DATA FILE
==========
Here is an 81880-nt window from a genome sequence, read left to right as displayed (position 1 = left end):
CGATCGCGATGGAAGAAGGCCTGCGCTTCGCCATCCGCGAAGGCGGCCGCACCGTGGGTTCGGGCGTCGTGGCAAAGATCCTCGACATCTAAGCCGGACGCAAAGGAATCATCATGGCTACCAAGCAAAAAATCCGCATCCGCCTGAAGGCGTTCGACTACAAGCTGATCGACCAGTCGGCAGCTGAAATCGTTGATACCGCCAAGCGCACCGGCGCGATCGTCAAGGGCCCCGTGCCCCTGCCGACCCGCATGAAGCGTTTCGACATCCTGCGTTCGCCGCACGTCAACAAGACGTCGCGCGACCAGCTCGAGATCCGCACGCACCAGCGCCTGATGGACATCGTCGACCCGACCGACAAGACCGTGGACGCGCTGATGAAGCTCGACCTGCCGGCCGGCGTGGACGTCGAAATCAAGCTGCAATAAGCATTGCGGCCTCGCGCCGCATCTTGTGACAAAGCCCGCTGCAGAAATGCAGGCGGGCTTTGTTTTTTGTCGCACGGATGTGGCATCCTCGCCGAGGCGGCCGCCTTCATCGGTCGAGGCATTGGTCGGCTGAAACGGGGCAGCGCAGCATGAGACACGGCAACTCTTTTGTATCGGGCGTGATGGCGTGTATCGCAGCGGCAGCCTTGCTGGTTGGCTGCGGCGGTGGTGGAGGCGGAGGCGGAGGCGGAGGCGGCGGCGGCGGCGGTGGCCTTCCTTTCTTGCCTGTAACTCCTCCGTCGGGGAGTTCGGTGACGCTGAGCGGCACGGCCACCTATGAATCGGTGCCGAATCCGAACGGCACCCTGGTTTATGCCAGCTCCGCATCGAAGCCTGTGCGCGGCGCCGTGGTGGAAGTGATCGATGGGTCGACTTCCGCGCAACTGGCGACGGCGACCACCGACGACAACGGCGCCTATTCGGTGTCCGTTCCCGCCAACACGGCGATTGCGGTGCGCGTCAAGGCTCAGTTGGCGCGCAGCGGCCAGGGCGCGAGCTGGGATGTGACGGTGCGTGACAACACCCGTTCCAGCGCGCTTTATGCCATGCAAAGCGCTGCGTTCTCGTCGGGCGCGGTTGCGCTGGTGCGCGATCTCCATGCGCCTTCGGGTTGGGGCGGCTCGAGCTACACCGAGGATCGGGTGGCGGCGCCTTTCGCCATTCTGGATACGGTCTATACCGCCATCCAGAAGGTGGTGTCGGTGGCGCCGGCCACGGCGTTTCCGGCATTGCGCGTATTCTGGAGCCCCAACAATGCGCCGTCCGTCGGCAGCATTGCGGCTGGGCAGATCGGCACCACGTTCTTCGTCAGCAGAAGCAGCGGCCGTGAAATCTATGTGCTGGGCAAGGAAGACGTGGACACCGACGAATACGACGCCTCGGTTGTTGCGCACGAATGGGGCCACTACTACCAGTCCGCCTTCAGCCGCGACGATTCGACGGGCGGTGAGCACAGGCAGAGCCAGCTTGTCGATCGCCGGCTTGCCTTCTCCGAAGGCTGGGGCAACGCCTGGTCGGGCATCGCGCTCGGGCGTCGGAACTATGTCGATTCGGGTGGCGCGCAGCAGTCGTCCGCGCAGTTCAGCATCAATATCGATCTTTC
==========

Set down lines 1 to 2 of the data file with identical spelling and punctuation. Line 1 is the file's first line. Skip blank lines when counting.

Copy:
Here is an 81880-nt window from a genome sequence, read left to right as displayed (position 1 = left end):
CGATCGCGATGGAAGAAGGCCTGCGCTTCGCCATCCGCGAAGGCGGCCGCACCGTGGGTTCGGGCGTCGTGGCAAAGATCCTCGACATCTAAGCCGGACGCAAAGGAATCATCATGGCTACCAAGCAAAAAATCCGCATCCGCCTGAAGGCGTTCGACTACAAGCTGATCGACCAGTCGGCAGCTGAAATCGTTGATACCGCCAAGCGCACCGGCGCGATCGTCAAGGGCCCCGTGCCCCTGCCGACCCGCATGAAGCGTTTCGACATCCTGCGTTCGCCGCACGTCAACAAGACGTCGCGCGACCAGCTCGAGATCCGCACGCACCAGCGCCTGATGGACATCGTCGACCCGACCGACAAGACCGTGGACGCGCTGATGAAGCTCGACCTGCCGGCCGGCGTGGACGTCGAAATCAAGCTGCAATAAGCATTGCGGCCTCGCGCCGCATCTTGTGACAAAGCCCGCTGCAGAAATGCAGGCGGGCTTTGTTTTTTGTCGCACGGATGTGGCATCCTCGCCGAGGCGGCCGCCTTCATCGGTCGAGGCATTGGTCGGCTGAAACGGGGCAGCGCAGCATGAGACACGGCAACTCTTTTGTATCGGGCGTGATGGCGTGTATCGCAGCGGCAGCCTTGCTGGTTGGCTGCGGCGGTGGTGGAGGCGGAGGCGGAGGCGGAGGCGGCGGCGGCGGCGGTGGCCTTCCTTTCTTGCCTGTAACTCCTCCGTCGGGGAGTTCGGTGACGCTGAGCGGCACGGCCACCTATGAATCGGTGCCGAATCCGAACGGCACCCTGGTTTATGCCAGCTCCGCATCGAAGCCTGTGCGCGGCGCCGTGGTGGAAGTGATCGATGGGTCGACTTCCGCGCAACTGGCGACGGCGACCACCGACGACAACGGCGCCTATTCGGTGTCCGTTCCCGCCAACACGGCGATTGCGGTGCGCGTCAAGGCTCAGTTGGCGCGCAGCGGCCAGGGCGCGAGCTGGGATGTGACGGTGCGTGACAACACCCGTTCCAGCGCGCTTTATGCCATGCAAAGCGCTGCGTTCTCGTCGGGCGCGGTTGCGCTGGTGCGCGATCTCCATGCGCCTTCGGGTTGGGGCGGCTCGAGCTACACCGAGGATCGGGTGGCGGCGCCTTTCGCCATTCTGGATACGGTCTATACCGCCATCCAGAAGGTGGTGTCGGTGGCGCCGGCCACGGCGTTTCCGGCATTGCGCGTATTCTGGAGCCCCAACAATGCGCCGTCCGTCGGCAGCATTGCGGCTGGGCAGATCGGCACCACGTTCTTCGTCAGCAGAAGCAGCGGCCGTGAAATCTATGTGCTGGGCAAGGAAGACGTGGACACCGACGAATACGACGCCTCGGTTGTTGCGCACGAATGGGGCCACTACTACCAGTCCGCCTTCAGCCGCGACGATTCGACGGGCGGTGAGCACAGGCAGAGCCAGCTTGTCGATCGCCGGCTTGCCTTCTCCGAAGGCTGGGGCAACGCCTGGTCGGGCATCGCGCTCGGGCGTCGGAACTATGTCGATTCGGGTGGCGCGCAGCAGTCGTCCGCGCAGTTCAGCATCAATATCGATCTTTC